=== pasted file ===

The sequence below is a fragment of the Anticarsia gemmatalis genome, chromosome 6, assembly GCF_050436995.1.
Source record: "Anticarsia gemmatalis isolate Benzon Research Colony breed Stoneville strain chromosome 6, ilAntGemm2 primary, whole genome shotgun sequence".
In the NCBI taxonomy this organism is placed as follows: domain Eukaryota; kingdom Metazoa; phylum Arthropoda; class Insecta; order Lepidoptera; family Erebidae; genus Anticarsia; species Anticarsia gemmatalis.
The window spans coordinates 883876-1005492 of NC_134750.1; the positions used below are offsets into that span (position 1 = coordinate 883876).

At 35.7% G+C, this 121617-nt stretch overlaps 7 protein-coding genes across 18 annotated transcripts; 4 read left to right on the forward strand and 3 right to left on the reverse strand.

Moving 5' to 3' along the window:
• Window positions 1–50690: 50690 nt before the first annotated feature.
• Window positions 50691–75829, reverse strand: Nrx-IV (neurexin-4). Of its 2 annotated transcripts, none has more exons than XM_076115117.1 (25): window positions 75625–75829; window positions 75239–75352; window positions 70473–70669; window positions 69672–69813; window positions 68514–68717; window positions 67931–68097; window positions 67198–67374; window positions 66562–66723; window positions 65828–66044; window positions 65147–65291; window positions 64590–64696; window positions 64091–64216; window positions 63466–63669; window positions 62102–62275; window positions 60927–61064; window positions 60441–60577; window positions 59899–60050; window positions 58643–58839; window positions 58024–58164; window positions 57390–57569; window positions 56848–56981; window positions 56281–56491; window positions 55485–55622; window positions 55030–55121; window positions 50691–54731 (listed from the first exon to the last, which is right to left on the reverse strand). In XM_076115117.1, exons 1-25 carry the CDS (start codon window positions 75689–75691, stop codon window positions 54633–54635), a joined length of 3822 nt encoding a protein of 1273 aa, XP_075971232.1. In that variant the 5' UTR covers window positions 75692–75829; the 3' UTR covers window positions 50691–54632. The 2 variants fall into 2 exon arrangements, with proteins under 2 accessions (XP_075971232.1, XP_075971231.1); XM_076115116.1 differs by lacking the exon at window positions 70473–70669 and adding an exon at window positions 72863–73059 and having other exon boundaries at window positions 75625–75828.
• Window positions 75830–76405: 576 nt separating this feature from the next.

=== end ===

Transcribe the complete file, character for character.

The sequence below is a fragment of the Anticarsia gemmatalis genome, chromosome 6, assembly GCF_050436995.1.
Source record: "Anticarsia gemmatalis isolate Benzon Research Colony breed Stoneville strain chromosome 6, ilAntGemm2 primary, whole genome shotgun sequence".
In the NCBI taxonomy this organism is placed as follows: domain Eukaryota; kingdom Metazoa; phylum Arthropoda; class Insecta; order Lepidoptera; family Erebidae; genus Anticarsia; species Anticarsia gemmatalis.
The window spans coordinates 883876-1005492 of NC_134750.1; the positions used below are offsets into that span (position 1 = coordinate 883876).

At 35.7% G+C, this 121617-nt stretch overlaps 7 protein-coding genes across 18 annotated transcripts; 4 read left to right on the forward strand and 3 right to left on the reverse strand.

Moving 5' to 3' along the window:
• Window positions 1–50690: 50690 nt before the first annotated feature.
• Window positions 50691–75829, reverse strand: Nrx-IV (neurexin-4). Of its 2 annotated transcripts, none has more exons than XM_076115117.1 (25): window positions 75625–75829; window positions 75239–75352; window positions 70473–70669; window positions 69672–69813; window positions 68514–68717; window positions 67931–68097; window positions 67198–67374; window positions 66562–66723; window positions 65828–66044; window positions 65147–65291; window positions 64590–64696; window positions 64091–64216; window positions 63466–63669; window positions 62102–62275; window positions 60927–61064; window positions 60441–60577; window positions 59899–60050; window positions 58643–58839; window positions 58024–58164; window positions 57390–57569; window positions 56848–56981; window positions 56281–56491; window positions 55485–55622; window positions 55030–55121; window positions 50691–54731 (listed from the first exon to the last, which is right to left on the reverse strand). In XM_076115117.1, exons 1-25 carry the CDS (start codon window positions 75689–75691, stop codon window positions 54633–54635), a joined length of 3822 nt encoding a protein of 1273 aa, XP_075971232.1. In that variant the 5' UTR covers window positions 75692–75829; the 3' UTR covers window positions 50691–54632. The 2 variants fall into 2 exon arrangements, with proteins under 2 accessions (XP_075971232.1, XP_075971231.1); XM_076115116.1 differs by lacking the exon at window positions 70473–70669 and adding an exon at window positions 72863–73059 and having other exon boundaries at window positions 75625–75828.
• Window positions 75830–76405: 576 nt separating this feature from the next.